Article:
Can Donald Trump get to 1,237 delegates?


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After Donald Trump’s sweep of the Northeast last night, there is a feeling of inevitability in many quarters. Trump won Connecticut, Delaware, Maryland, Pennsylvania and Rhode Island, all with more than 50 percent of the vote. The big question now is: Can Donald Trump get to 1,237 delegates? And a second question is, with Trump winning big victories and racking up delegates, why does he continue to call the system rigged?

After the April 26 primaries, the most recent tallies show Trump with 950 delegates. At this point, Ted Cruz and John Kasich are mathematically eliminated from winning the 1,237 delegates needed to be nominated on the first ballot and can only hope to deny Trump a victory.

There are 13 primaries and 622 delegates remaining. At first glance, it seems that Trump’s road to the nomination is easy one. He only needs to win 46 percent of remaining delegates. In reality, due to the structure of the Republican primary, it might be more difficult that it seems. Several of the primaries are winner-take-all and Trump will not win all of these.

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To analyze Trump’s chances, we’ll assume that he takes an average of 45 percent of proportional delegates and examine the probable outcomes of winner-take-all states. Forty-five percent is not an unreasonable number in light of Trump’s past performance and the fact that the race is down to only three candidates. It is also in line with current national polls.

The next prize is Indiana on May 3. Indiana is a winner-take-all state with 57 delegates, approximately 20 percent of what Trump needs. Polling shows that the race in Indiana is close. Trump leads by single digits and the deal between Cruz and Kasich may keep Trump from winning. Trump currently needs 287 delegates to clinch the nomination. If Trump wins Indiana, the number will reduced to 230.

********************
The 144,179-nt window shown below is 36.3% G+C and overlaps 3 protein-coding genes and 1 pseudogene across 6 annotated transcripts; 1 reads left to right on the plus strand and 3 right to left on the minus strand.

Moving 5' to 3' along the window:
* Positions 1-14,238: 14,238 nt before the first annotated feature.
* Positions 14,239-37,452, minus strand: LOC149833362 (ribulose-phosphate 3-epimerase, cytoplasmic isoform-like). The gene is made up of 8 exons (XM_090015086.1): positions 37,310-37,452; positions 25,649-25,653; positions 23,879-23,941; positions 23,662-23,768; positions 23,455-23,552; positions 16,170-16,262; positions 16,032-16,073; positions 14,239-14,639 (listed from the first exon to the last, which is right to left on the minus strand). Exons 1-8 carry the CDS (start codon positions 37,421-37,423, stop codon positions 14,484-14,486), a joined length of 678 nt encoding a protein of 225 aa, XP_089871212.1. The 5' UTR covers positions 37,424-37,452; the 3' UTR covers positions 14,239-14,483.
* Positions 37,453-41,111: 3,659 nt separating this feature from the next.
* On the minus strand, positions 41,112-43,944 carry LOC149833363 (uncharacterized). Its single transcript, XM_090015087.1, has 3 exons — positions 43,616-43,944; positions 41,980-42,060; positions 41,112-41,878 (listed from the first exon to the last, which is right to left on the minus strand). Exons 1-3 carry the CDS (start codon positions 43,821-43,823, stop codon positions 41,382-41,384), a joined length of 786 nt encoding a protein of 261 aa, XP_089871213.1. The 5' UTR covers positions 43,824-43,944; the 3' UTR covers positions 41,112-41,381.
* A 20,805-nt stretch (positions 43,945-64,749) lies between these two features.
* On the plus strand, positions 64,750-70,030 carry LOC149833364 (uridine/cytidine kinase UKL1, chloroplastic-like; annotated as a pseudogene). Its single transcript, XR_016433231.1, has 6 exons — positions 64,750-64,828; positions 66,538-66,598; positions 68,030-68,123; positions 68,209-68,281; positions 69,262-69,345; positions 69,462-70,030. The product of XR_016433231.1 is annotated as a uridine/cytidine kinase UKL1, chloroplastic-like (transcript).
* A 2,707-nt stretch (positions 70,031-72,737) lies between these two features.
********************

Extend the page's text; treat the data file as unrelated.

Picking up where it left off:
On May 10, Nebraska and West Virginia hold primaries. Nebraska is winner-take-all with 36 delegates and West Virginia is proportional with 34 delegates. There is no recent polling in either state, but Nebraska would probably lean toward Cruz and West Virginia toward Trump. Assuming 15 delegates for Trump from West Virginia, he would need 215 more.

On Tuesday, May 17, Oregon holds its primary. The only poll available is a year old and does not show Trump in the race. Cruz, however, has performed well in other western states. The state’s 28 delegates will be award proportionally. If Trump keeps his ratio of 45 percent, he would win about 13 delegates and need 202 more.

Washington’s primary is on May 24. The state’s 44 delegates will be awarded proportionally. There is no polling available in Washington. Forty-five percent of the delegates would net Trump about 20 and leave him needing an additional 182.

June 7 is the last multistate primary day. The biggest prize is California with 172 delegates to be awarded proportionally. Current polling shows Trump at about 45 percent in California. He should win about 78 delegates and leave the state needing 104 more.

On the same day, Montana, New Jersey and South Dakota hold winner-take-all primaries. Trump would probably take New Jersey’s 51 delegates, but lose in Montana and South Dakota. New Mexico also holds a proportional primary on June 7. Cruz led by one point in New Mexico in a February poll, but ceded the state to Kasich in the deal between the two candidates. After winning New Jersey, Trump will only need 53 delegates. Even if he wins all of New Mexico’s 24 delegates, an impossibility, he will fall just short of the 1,237 delegates needed to secure the Republican nomination.

This explains why Trump calls the system rigged. He knows that even with his commanding lead in delegates and all the other candidates mathematically eliminated, the odds are against him amassing enough delegates to win the nomination on an uncontested first ballot.

Conventional wisdom holds that, as delegates begin to be unbound after first ballot, Trump’s chances of winning the nomination will diminish. Some delegates may initially be bound to vote for Trump, but actually support other candidates. After the first ballot, Trump’s much-touted negotiating skills will be required to convince his delegates not to flip to another candidate and to win other delegates to put him over the top. Considering Trump’s unpopularity with most of the party, this is unlikely.

Can Trump get to 1,237? It is possible, but not likely. He would need to maintain and even build on his momentum. Trump needs to win the winner-take-all states of Indiana and New Jersey as well as take about 55 percent of the remaining proportional delegates. This would mean doing much better in western states than he has done previously. Because Trump can see that it is unlikely that he will be the nominee, even though he will enter the convention with the most delegates, he charges that the system is rigged.

David Thornton

David Thornton is a longtime conservative and freelance writer who also works as a corporate pilot. He currently lives in Texas.

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